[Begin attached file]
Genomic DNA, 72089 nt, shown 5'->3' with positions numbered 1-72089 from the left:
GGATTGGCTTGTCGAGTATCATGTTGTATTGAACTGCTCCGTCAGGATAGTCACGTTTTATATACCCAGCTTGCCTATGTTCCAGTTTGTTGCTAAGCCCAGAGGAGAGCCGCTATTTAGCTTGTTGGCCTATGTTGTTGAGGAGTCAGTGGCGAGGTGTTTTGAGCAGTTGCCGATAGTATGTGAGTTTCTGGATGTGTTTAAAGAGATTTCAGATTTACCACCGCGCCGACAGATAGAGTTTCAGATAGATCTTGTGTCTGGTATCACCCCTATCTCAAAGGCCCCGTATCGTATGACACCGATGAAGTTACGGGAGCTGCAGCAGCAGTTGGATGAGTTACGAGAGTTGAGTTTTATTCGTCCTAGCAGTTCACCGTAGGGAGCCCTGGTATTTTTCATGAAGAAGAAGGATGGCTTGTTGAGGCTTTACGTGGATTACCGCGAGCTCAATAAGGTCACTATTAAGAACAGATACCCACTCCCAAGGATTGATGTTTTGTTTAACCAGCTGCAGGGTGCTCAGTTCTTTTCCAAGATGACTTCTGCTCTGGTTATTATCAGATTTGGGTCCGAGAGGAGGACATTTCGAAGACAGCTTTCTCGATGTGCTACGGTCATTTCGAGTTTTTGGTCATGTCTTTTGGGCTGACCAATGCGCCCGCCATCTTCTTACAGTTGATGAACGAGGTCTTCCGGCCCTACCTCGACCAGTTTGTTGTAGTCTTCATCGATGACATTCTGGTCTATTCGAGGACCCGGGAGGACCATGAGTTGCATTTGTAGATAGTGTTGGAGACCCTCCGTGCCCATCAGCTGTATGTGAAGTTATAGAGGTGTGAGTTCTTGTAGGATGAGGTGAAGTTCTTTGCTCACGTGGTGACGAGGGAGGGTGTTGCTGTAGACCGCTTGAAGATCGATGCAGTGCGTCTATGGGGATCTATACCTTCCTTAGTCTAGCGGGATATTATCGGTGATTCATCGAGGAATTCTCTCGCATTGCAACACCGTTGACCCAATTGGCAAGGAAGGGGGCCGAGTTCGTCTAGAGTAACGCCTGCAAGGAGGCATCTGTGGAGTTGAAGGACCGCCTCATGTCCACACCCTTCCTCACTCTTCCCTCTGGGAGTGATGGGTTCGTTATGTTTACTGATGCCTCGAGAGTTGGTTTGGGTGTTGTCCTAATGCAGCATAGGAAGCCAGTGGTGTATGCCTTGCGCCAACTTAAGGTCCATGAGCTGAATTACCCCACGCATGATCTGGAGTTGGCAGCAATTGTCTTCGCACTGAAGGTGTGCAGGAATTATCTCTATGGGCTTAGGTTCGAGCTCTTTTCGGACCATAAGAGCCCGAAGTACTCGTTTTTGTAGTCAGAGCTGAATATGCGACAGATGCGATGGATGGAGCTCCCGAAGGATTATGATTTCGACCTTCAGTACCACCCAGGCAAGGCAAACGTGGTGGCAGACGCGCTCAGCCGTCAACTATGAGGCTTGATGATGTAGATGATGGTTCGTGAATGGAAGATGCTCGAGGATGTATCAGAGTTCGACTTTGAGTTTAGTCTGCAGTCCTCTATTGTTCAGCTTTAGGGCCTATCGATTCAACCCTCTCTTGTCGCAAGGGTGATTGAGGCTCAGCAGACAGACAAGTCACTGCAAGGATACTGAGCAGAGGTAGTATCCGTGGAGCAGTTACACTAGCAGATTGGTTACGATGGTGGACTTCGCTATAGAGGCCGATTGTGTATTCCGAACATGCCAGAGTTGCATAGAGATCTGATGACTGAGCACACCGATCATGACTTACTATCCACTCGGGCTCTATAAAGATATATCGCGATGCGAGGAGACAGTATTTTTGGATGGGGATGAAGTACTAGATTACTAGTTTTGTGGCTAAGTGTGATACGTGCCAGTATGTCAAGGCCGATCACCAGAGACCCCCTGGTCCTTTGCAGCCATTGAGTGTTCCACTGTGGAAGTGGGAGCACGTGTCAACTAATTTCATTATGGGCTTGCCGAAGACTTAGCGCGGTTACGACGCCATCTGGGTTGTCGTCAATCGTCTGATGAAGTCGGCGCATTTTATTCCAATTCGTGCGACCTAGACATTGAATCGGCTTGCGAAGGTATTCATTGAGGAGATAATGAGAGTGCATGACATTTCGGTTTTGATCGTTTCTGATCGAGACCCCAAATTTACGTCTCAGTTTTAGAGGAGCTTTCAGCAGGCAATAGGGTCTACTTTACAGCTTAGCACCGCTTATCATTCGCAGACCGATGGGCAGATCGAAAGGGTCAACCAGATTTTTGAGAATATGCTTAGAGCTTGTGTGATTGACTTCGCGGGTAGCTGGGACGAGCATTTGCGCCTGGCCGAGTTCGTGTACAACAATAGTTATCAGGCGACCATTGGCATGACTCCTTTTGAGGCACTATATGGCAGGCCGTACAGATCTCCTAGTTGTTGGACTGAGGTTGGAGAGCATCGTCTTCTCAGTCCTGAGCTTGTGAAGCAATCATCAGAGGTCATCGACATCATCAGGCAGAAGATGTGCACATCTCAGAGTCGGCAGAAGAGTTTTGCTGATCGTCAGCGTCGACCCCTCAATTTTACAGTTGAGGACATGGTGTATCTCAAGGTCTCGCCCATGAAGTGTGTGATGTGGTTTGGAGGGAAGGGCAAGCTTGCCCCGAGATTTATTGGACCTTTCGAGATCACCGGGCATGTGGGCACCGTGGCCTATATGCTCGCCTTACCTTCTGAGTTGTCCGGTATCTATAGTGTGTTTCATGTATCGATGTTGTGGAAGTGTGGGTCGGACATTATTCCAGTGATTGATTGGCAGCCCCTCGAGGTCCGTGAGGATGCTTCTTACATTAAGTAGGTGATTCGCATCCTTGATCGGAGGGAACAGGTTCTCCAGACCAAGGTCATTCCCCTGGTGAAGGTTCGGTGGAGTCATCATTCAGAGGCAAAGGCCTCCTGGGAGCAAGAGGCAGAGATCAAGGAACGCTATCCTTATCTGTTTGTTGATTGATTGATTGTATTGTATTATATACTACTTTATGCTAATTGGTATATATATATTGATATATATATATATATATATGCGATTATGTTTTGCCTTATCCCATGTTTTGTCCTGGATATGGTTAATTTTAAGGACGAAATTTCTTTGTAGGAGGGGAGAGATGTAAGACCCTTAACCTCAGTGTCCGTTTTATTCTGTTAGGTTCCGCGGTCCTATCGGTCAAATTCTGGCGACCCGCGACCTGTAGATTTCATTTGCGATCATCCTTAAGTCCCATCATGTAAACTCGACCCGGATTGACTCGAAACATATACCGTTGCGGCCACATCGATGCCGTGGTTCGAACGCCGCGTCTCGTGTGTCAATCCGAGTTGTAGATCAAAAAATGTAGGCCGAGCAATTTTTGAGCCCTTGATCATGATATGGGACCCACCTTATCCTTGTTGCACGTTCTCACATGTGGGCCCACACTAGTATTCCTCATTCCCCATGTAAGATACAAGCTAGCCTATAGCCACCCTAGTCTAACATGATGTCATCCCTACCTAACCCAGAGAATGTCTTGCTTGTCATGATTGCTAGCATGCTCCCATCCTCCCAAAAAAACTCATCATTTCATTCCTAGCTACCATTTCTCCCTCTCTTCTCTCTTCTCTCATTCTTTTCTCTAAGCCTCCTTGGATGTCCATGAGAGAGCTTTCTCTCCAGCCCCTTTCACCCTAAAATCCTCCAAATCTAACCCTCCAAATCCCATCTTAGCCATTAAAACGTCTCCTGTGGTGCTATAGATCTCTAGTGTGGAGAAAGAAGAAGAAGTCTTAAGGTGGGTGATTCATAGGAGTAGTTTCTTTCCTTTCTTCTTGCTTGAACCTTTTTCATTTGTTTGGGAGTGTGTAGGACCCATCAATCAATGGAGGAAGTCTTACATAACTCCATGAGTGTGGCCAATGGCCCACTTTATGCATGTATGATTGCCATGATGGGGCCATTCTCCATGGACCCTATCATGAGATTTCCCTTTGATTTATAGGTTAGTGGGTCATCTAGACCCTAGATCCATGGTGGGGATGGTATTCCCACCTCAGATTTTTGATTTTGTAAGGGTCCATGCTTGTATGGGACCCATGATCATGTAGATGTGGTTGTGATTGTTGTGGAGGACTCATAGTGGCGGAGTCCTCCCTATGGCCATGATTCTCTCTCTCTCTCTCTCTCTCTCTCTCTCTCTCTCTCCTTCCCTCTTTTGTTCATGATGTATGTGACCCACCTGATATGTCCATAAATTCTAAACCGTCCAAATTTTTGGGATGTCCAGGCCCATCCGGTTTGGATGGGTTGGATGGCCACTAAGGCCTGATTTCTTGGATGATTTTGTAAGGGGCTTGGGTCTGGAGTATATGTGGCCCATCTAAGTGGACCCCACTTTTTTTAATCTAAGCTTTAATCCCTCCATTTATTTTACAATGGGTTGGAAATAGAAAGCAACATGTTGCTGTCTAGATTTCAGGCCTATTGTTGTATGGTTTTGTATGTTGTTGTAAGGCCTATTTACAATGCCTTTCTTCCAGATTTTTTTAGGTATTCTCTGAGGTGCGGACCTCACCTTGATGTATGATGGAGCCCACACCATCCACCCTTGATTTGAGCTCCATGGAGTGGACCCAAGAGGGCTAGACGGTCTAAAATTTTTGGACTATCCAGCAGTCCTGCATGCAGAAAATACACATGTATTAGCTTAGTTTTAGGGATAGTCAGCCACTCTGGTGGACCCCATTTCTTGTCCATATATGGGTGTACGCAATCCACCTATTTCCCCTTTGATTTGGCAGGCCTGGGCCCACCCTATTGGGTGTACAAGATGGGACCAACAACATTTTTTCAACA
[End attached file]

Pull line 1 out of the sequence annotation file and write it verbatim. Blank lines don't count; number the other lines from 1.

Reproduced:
Genomic DNA, 72089 nt, shown 5'->3' with positions numbered 1-72089 from the left: